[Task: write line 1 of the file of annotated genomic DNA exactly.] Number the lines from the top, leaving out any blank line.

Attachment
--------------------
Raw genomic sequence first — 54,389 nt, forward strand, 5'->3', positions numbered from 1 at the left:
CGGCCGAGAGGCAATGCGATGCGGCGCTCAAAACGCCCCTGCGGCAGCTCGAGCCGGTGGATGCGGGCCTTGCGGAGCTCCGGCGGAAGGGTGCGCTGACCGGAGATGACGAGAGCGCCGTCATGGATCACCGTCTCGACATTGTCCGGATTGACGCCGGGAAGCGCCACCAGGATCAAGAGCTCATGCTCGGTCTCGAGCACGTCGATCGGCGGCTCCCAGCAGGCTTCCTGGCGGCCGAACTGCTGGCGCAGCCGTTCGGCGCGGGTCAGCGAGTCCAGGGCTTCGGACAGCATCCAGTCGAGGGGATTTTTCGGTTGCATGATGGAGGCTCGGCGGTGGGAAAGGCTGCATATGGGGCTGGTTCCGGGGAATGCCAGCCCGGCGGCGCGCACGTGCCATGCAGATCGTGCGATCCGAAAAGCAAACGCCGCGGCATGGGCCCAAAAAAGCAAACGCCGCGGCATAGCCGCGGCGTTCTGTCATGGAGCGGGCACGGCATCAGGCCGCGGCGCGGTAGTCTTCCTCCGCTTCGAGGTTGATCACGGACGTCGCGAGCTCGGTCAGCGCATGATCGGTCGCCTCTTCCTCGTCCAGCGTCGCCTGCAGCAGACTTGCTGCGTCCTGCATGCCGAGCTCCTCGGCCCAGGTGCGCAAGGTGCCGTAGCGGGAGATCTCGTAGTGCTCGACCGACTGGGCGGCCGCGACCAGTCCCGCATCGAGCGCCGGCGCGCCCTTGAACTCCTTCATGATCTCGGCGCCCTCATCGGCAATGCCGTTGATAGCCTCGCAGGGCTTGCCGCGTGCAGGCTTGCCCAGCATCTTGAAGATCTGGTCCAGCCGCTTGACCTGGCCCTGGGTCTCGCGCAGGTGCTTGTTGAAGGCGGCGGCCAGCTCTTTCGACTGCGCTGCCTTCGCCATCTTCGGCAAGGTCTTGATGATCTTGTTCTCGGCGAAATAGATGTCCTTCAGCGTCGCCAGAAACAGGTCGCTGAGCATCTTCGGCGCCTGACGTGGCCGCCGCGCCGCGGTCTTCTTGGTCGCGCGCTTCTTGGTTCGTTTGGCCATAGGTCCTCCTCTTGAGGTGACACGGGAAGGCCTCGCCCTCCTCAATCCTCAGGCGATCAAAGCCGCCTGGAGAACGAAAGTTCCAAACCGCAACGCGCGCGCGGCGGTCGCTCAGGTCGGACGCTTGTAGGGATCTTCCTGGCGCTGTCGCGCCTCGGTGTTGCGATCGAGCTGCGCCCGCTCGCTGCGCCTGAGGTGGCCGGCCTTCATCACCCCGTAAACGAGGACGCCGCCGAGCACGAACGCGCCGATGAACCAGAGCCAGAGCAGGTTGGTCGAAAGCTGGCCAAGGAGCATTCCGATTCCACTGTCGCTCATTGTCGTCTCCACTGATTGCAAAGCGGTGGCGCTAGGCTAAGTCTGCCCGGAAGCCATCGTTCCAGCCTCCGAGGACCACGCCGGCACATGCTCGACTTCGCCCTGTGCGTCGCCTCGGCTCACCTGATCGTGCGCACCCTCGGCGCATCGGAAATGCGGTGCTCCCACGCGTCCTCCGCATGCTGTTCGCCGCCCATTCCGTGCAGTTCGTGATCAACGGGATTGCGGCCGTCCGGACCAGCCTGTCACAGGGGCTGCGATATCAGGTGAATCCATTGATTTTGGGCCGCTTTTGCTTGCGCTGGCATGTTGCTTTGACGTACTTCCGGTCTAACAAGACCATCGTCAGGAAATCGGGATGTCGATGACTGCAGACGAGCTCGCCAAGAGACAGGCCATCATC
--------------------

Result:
Raw genomic sequence first — 54,389 nt, forward strand, 5'->3', positions numbered from 1 at the left: